Similar to the AAOS guidelines 41 and the OARSI guidelines 48, the NICE guidelines 52 and the ACR guidelines 53 were both less favourable towards HA injections than they were towards glucocorticoid injections. NICE recommended against the use of HA for the management of knee OA 52 — a recommendation that relied on a 2006 Cochrane Database review 62 and an additional 20 studies that were published between 2006 and 2014. The NICE guidelines concluded that the evidence to show that HA was clinically effective was uncertain and determined that HA was unlikely to be cost effective. The ACR did not issue broad recommendations either for or against the use of HA in patients with knee OA 53.
Systematic reviews published after the AAOS guidelines and OARSI guidelines (2013 and 2014, respectively) have drawn inconsistent conclusions regarding the clinical utility of HA injections. A 2015 meta-analysis of double-blinded, sham-controlled trials that had at least 60 patients found an average treatment effect that was only 29% of the MID compared with placebo and no clinically important improvement in pain or other outcomes, even after subdividing HA preparations by molecular mass ( M r) 63. By contrast, a 2018 systematic review in which non-operative treatments for knee OA were compared showed ‘strong evidence’ for clinically important treatment effects when using intra-articular HA formulations with an M r of between 1,500 kDa and 6,000 kDa 64. Continued publication of contradictory recommendations, in conjunction with a lack of treatment consensus among clinicians, indicates that a need still exists for well-designed, pragmatic trials to evaluate the real word effectiveness of intra-articular HA for OA.

Intra-articular delivery of biologics

The idea that the progression of OA could result from an imbalance of catabolic and anabolic factors, as well as the known effectiveness of biologics in the treatment of inflammatory forms of arthritis, has raised hope that biologic agents might be used to treat OA 5. Over the past 10 years, several notable studies investigating the use of biologic agents for OA have been published (Table  2), but to date, results from clinical trials have mostly been disappointing. In the following sections, we discuss some of the most notable clinical studies to have used intra-articular biologic agents.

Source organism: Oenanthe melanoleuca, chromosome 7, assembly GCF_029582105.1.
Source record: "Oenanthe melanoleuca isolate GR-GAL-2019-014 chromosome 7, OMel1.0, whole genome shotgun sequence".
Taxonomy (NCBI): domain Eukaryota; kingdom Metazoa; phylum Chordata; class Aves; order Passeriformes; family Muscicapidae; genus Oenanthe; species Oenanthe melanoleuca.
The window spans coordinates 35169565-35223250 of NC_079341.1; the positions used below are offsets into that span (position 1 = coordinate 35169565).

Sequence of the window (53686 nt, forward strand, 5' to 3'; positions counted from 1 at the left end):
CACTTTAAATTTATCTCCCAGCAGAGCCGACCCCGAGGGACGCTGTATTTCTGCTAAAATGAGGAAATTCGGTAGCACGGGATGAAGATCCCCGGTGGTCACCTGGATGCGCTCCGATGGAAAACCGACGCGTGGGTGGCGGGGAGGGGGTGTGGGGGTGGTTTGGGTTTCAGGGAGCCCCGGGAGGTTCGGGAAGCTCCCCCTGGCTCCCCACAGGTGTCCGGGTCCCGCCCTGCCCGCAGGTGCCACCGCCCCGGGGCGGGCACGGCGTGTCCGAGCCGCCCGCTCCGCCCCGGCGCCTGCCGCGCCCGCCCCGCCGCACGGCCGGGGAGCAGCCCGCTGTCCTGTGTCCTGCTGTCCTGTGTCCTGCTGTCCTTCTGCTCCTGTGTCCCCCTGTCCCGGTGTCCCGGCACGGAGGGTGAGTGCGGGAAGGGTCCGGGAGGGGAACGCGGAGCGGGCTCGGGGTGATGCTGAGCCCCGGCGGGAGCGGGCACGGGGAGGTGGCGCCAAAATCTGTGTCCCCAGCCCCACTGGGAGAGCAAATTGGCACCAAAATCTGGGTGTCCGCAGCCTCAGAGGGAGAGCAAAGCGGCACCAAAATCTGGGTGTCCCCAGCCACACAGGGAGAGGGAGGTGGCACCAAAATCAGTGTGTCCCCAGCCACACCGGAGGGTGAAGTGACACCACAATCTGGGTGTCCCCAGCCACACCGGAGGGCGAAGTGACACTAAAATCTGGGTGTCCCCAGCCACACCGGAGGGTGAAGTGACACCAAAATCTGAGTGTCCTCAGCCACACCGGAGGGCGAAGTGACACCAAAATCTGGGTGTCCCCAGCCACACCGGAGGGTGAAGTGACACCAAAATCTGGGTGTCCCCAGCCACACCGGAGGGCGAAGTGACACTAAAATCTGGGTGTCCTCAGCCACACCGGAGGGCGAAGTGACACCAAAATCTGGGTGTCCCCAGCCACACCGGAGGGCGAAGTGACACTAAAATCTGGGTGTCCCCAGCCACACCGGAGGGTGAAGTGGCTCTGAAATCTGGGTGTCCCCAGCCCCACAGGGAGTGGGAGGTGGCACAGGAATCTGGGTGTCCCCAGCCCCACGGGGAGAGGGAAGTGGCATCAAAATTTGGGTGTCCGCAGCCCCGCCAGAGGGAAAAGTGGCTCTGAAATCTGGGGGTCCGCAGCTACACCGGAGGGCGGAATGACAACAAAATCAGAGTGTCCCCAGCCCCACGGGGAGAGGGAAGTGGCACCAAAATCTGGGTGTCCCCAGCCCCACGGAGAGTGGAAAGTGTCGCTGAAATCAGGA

Table 2
Clinical trials using intra-articular biologic therapies to treat osteoarthritis
Study (year)
Study size (groups)
Final follow-up
Chevalier et al. (2009)
Anakinra (rhIL-1RA)
170 (101 anakinra, 69 placebo)
12 weeks
Low-dose anikara was inferior to placebo on pain score; high-dose anikara was superior to placebo on pain score
Ohtori et al. (2015)
Etanercept (anti-TNF)
39 (19 etanercept, 20 HA)
4 weeks
Etanercept was inferior to HA for VAS, WOMAC pain score, WOMAC stiffness score, WOMAC physical function score and total WOMAC score
Hunter et al. (2010)
Eptotermin alfa (rhBMP7)
33 (25 eptotermin alfa, 8 placebo)
24 weeks
Eptotermin alfa was superior to placebo for achieving WOMAC pain 20%, 50% and 70% reduction scores
Lohmander et al. (2014)
Sprifermin (rhFGF18)
192 (126 sprifermin, 42 placebo)
52 weeks
Sprifermin was superior to placebo for WOMAC pain scores and showed a dose-dependent response
BMP7, bone morphogenic protein 7; FGF18, fibroblast growth factor 18; HA, hyaluronic acid; IL-1RA, IL-1 receptor antagonist; rh, recombinant human; VAS, visual analogue scale; WOMAC, Western Ontario and McMaster Universities osteoarthritis index.

Targeting IL-1

IL-1β is a key mediator of the inflammatory and catabolic processes that lead to cartilage degradation and the destruction of joint tissues 65,66. IL-1β has been used to induce the dedifferentiation of chondrocytes in vitro 67, and the results of in vivo experiments suggest that IL-1β might directly mediate the erosive processes that lead to OA 6870. A 2009 randomized, multicentre, double-blind, placebo-controlled trial showed the IL-1β antagonist anakinra to be well tolerated, but not associated with improvements in OA symptoms compared with placebo 71. A 2012 study, in which the effects of anakinra following anterior cruciate ligament injury were examined, found that patients treated with anakinra had reduced pain and improved knee function compared with the control group 72.

Targeting TNF

TNF is a pro-inflammatory cytokine that interacts with chondrocytes 73 and is associated with a loss of knee cartilage 74,75. Infliximab was one of the first anti-TNF therapies to be clinically investigated as a potential intra-articular treatment for OA. Despite evidence of initial tolerability, the development of infliximab for OA never progressed beyond early exploratory trials 76. Another TNF inhibitor, etanercept, was subsequently evaluated for pain relief in patients with moderate-to-severe knee OA 77. In this study, 39 patients were treated with a single intra-articular injection of either HA or etanercept and followed for 4 weeks 77. For patients treated with etanercept, the VAS at week 1 and week 2 was improved compared with the VAS of those treated with HA, but these differences were diminished by week 4. Intra-articular administration of the TNF inhibitor adalimumab has also been investigated in patients with knee OA in an open-label randomized controlled trial (RCT) 78. The authors of this study reported safety and improvements in VAS 78; however, major methodological flaws, the most notable being the failure to register the trial and to pre-specify the outcomes, limit the utility of their findings.

Growth factor therapy